Well, it’s the first week of October and the snowmobile chatter is starting to pick up! I already have a few out of town rides scheduled with some friends and I hope you are doing the same.Well, it’s the first week of October and the snowmobile chatter is starting to pick up! I already have a few out of town rides scheduled with some friends and I hope you are doing the same.
I want to pick up where I left off in my previous blog and it’s all about my first ride! In order to appreciate the true value of what I called a “shit show” I will need to set the scenario a little bit.
In my transition to discovering snowmobiling I started from absolute scratch. Other than having 2 family members that lived in Alaska I had no “snow cred” whatsoever. In early December of 2012, on recommendation, I blindly attended a snowmobile club meeting and announced “My name is Jason Holmes and I’m 100% new to snowmobiling!” The reception I received was very welcoming and at the same time you could see in their eyes that this was going to be interesting!! The club meeting occurred on a Wednesday evening and I was told to show up on Saturday morning to have breakfast at the Last Resort in Ronald, WA because they were taking me on my first ride to Cooper Lake. SWEET!
On that Friday I had my new truck, with my new trailer at the dealer to pick up my new sled. So now it starts…I’ve never loaded a sled before! What do I do?!? Talk about anxiety! I was so happy to see them load it on my trailer with the forklift. Whew crisis averted.
Saturday morning. It’s riding day! I drive over to Ronald, WA. Have breakfast with everyone and I’m getting all kinds of information from everyone on what to expect. The day is perfect! It’s snowing and everyone is eagerly anticipating their first ride of the season.
I follow the multiple vehicle caravan up Salmon La Sac road for a few miles and we end up parking right by the Cooper Lake Snow Park. It’s starting to get real!
I get dressed up. I’m rocking all my brand new KLIM gear. Head to toe! I looked like I should have been sponsored by KLIM. A fellow rider approaches me, shakes my hand and asks me if I’m ready. Are you kidding? I can’t wait. Annnnnnnnnd here it starts……………
Fellow rider, “you got a beacon?” Me, “a what?!?” (I get educated) Fellow rider, “you got a probe?” Me, “HEY! That’s personal!!” (I get educated) Fellow rider, “you got a shovel?” Me, “pffft a shovel??? “ (I get educated) Fellow rider, “you got a radio?” Me, “snowmobiles have radios?!?!?!” (I get educated)
Thankfully, this rider had all 4 items as backups for me to use. I walk away thinking that I’m off to a great friggen start.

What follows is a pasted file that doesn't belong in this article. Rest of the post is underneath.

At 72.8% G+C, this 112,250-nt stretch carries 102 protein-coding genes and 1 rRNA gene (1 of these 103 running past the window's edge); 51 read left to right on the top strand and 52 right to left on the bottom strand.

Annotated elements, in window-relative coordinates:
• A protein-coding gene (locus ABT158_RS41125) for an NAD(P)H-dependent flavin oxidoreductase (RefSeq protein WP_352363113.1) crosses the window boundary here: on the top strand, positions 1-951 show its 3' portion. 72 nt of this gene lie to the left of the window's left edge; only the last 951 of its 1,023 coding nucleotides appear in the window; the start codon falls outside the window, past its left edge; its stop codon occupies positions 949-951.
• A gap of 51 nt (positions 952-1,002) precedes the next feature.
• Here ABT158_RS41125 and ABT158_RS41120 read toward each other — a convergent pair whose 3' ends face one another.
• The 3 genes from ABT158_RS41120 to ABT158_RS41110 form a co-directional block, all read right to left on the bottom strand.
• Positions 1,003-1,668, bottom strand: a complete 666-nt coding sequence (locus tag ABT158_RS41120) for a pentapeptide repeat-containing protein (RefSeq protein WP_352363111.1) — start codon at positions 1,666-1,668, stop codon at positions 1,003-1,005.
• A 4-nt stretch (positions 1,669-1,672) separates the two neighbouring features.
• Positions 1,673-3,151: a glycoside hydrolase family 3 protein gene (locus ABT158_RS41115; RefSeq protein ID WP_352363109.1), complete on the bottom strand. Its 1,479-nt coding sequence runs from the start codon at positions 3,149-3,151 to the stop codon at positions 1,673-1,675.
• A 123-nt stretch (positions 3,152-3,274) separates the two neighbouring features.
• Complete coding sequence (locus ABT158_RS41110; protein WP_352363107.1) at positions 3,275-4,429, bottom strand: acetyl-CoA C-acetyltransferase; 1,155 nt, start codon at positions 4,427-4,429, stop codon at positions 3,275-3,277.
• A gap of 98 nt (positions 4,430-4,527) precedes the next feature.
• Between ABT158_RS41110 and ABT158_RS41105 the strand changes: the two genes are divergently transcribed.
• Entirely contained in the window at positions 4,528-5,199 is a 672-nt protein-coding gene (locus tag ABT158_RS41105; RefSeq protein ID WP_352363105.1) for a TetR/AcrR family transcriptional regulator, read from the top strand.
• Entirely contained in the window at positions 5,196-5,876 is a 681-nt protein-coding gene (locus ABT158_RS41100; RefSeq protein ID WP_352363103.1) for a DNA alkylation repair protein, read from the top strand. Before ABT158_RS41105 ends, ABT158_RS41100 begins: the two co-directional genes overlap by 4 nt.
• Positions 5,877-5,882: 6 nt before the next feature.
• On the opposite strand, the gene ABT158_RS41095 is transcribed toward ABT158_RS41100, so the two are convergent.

Now it’s time to get my sled off the trailer. Wait a minute?!? The first time riding my new sled is going to be in reverse off of my trailer?!? (I’ve been fortunate enough to hear the stories how people back up their sleds and it throws their momentum forward causing them to pin the throttle and fly across the snowpark backwards smashing into a trailer or truck………I’m not going on youtube!). Luckily neither of those happened but my carbide grabbed on the aluminum frame of the trailer throwing me off balance and I eat the street, Grrrrreat……It doesn’t end there. Since it had been snowing there was a pretty good snow bank on the side of the road from the snow plows and the trail that everyone was riding to get to our meeting point was on the other side. Ok, I can do this! I watch a few people pop over it, take a right turn and there they go. Riiiiiiiiiiight. Well, I made it over the bank to the trail, but with my sled on top of me. I discovered that your windshield actually pops off under those circumstances!
Ok, windshield is re-attached. Those of you that know me will completely understand this… I sat there for a few minutes and have what I like to call “a motivational moment with myself.” It means that I’m having a serious talk regarding that this has to stop and I need to get it together.
I make it to the gathering spot. Everyone is ready to go. I’m frustrated and nervous but ready to prove to myself that I can do this. I get partnered with another rider and he gives me the best advice that I had received yet which was, “follow me and do what I do.” Ok.
If he stood up. I stood up. He scratched his backside, I did the same. I was his exact shadow all day long. At the end of the day it was the best first ride ever! Success!!
In keeping true to my blog, my point of this chapter is to reach out and talk to fellow riders. I could have been better prepared but my ignorance got in the way. I’m coming into my 4th year of riding and I still ask a lot of questions to my fellow riders as often as I can.
In closing there are many people to thank but that first day was a tremendous success in large part because of Bill, Sherri and Shane. I can’t thank you enough.
See you on the snow!